Advertisement

The March 20 fire accident in Tsenkari, Nganglam came as a rude reminder to all of us. If we are a little more careful, disasters that destroy properties and lives and cause untold pains can be prevented.

In the recent times we have witnessed many towns and settlements destroyed by dangerous fire. We haven’t forgotten fire disasters in Gasa Dzong, Wangdue Dzong, Wamrong town in Trashigang, Sarpang town, and the repeated fire accidents in Chamkhar town in Bumthang.  People are still struggling to rebuild their homes and lives.

The fire in Tsenkari razed 14 temporary sheds to the ground and left 19 families homeless. Although no major casualties were reported, shops were destroyed and school-going children were affected. The affected families had to put up in temporary sheds that the Royal Bhutan Army and the volunteers help build. Immediate help came from drungkhag administration by way of providing meals and emergency kits, among others.

While we appreciate the efforts of the volunteers, we need to ask what caused the fire? It is suspected that an electric short circuit, as always, caused the fire. Most fire accidents in Bhutanese houses start from electric short circuit. This could be because most Bhutanese homes have unsafe wiring. If electric short circuit is the major cause of fire accidents, it is time we explored ways to make sure our settlements, homes and office and lhakhangs in the remote corners have safe wiring. Spending a little more money on safety aspects of wiring can greatly minimise the risks.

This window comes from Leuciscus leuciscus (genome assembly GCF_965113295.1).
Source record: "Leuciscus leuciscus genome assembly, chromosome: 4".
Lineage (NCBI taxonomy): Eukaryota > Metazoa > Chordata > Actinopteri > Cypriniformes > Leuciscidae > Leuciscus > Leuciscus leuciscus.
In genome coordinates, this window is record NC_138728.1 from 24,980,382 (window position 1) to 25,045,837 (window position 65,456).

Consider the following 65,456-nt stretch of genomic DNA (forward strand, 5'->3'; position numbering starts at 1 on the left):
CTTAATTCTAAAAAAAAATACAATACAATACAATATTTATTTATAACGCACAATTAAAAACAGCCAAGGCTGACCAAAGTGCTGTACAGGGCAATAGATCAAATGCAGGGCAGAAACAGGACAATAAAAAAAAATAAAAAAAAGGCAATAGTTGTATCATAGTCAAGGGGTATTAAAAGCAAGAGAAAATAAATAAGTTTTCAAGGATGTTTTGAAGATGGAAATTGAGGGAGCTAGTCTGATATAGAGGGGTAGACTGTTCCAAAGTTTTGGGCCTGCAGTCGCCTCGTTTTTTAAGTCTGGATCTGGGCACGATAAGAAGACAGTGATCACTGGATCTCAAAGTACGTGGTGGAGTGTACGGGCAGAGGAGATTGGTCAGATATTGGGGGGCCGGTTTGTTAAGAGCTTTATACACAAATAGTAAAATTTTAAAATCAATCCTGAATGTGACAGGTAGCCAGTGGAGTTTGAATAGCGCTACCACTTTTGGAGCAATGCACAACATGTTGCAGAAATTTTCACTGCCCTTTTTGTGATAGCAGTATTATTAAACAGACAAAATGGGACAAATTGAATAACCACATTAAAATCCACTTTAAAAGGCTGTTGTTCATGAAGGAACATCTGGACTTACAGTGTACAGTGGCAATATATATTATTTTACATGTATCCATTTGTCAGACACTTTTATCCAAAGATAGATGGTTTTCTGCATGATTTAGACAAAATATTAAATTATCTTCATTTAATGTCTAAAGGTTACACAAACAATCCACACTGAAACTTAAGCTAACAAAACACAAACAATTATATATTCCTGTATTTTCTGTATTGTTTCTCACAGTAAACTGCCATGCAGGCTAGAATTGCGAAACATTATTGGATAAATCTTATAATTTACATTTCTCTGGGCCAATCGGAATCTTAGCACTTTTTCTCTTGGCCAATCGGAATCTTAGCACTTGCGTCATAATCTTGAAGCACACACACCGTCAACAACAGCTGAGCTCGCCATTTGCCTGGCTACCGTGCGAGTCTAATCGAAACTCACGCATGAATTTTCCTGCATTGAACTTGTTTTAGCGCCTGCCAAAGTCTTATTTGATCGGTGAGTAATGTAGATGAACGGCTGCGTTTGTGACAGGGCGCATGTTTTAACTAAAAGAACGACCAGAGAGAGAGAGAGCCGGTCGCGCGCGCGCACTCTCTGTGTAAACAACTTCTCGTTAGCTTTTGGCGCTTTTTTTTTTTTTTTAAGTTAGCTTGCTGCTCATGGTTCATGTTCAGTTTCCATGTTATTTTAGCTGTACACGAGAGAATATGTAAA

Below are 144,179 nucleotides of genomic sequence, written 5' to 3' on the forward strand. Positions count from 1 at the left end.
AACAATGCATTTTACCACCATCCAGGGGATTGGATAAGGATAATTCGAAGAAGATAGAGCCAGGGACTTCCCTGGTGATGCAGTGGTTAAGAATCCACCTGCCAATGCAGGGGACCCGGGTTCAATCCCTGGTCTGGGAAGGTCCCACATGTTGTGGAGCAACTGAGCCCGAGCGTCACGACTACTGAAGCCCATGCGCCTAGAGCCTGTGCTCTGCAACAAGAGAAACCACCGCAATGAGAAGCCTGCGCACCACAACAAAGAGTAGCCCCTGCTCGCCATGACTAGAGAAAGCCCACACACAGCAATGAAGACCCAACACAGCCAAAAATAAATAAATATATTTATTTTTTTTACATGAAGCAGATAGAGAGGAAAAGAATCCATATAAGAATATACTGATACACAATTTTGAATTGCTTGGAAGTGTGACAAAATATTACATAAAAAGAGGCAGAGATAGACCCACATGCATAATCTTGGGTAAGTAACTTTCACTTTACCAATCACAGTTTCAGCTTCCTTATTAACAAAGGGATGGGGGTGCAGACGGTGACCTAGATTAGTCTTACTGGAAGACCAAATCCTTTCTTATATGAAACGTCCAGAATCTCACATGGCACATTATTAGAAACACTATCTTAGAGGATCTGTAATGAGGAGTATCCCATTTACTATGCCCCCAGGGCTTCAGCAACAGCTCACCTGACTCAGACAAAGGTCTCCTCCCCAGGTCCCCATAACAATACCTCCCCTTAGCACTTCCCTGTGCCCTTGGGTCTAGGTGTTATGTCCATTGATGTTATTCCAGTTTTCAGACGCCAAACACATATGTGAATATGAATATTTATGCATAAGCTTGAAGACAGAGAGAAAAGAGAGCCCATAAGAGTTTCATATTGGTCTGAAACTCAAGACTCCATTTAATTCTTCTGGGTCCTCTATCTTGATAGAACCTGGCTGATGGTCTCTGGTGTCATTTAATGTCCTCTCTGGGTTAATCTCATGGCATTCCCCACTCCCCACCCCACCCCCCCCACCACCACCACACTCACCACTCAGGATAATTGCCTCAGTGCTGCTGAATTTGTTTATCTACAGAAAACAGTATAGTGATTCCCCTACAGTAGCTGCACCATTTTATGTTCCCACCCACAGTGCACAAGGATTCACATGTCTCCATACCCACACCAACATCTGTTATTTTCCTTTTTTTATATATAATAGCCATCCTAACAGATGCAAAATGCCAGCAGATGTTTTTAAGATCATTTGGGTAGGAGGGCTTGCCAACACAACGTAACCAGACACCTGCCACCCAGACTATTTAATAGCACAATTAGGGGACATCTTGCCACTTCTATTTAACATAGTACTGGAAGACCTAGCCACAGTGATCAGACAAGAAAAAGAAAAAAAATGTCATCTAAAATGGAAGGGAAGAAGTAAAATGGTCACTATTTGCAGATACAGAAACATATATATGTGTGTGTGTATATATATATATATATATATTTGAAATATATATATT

Homeowners and communities at large should take the responsibility, because one bad wiring somewhere can cause damage to all, especially in clustered settlements like in Tsenkari, Wamrong and Chamkhar. In the bigger towns like Thimphu and Phuentsholing, people living on the fringes take power through unsafe wiring. In the labourer’s camps, the picture is the same. Wires can be seen in tangled lumps, dangling ominously overhead. These can spark off major disaster anytime.

We can have stringent routine of monitoring power lines in homes. Regular advocacy and education will go a long way in minimising the risk of fire disasters. How expensive are these measures, really?

Advertisement

Skip to toolbar